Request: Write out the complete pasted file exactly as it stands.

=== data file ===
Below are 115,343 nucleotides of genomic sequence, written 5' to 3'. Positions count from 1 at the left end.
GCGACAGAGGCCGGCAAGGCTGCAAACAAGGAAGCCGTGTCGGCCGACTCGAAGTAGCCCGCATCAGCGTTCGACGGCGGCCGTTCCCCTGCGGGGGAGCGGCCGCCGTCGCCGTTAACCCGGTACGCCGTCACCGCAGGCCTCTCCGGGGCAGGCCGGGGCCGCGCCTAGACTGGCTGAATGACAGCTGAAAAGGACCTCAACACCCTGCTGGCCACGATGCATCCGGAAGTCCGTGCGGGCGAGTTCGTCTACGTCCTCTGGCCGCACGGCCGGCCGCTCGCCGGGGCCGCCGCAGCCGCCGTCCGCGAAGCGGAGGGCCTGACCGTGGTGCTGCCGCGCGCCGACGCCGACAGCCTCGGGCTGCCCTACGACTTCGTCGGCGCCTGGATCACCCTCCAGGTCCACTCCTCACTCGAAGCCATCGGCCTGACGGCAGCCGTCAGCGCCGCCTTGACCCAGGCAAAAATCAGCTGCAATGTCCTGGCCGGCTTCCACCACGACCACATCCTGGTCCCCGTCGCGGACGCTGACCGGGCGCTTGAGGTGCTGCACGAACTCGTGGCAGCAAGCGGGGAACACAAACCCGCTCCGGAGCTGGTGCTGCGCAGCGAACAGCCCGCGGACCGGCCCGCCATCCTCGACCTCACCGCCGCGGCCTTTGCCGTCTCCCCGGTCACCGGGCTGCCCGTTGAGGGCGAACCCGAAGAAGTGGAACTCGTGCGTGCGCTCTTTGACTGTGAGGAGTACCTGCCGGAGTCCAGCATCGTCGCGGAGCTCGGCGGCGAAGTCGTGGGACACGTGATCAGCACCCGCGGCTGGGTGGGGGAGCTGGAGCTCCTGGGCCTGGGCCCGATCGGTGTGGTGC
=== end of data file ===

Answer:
Below are 115,343 nucleotides of genomic sequence, written 5' to 3'. Positions count from 1 at the left end.
GCGACAGAGGCCGGCAAGGCTGCAAACAAGGAAGCCGTGTCGGCCGACTCGAAGTAGCCCGCATCAGCGTTCGACGGCGGCCGTTCCCCTGCGGGGGAGCGGCCGCCGTCGCCGTTAACCCGGTACGCCGTCACCGCAGGCCTCTCCGGGGCAGGCCGGGGCCGCGCCTAGACTGGCTGAATGACAGCTGAAAAGGACCTCAACACCCTGCTGGCCACGATGCATCCGGAAGTCCGTGCGGGCGAGTTCGTCTACGTCCTCTGGCCGCACGGCCGGCCGCTCGCCGGGGCCGCCGCAGCCGCCGTCCGCGAAGCGGAGGGCCTGACCGTGGTGCTGCCGCGCGCCGACGCCGACAGCCTCGGGCTGCCCTACGACTTCGTCGGCGCCTGGATCACCCTCCAGGTCCACTCCTCACTCGAAGCCATCGGCCTGACGGCAGCCGTCAGCGCCGCCTTGACCCAGGCAAAAATCAGCTGCAATGTCCTGGCCGGCTTCCACCACGACCACATCCTGGTCCCCGTCGCGGACGCTGACCGGGCGCTTGAGGTGCTGCACGAACTCGTGGCAGCAAGCGGGGAACACAAACCCGCTCCGGAGCTGGTGCTGCGCAGCGAACAGCCCGCGGACCGGCCCGCCATCCTCGACCTCACCGCCGCGGCCTTTGCCGTCTCCCCGGTCACCGGGCTGCCCGTTGAGGGCGAACCCGAAGAAGTGGAACTCGTGCGTGCGCTCTTTGACTGTGAGGAGTACCTGCCGGAGTCCAGCATCGTCGCGGAGCTCGGCGGCGAAGTCGTGGGACACGTGATCAGCACCCGCGGCTGGGTGGGGGAGCTGGAGCTCCTGGGCCTGGGCCCGATCGGTGTGGTGC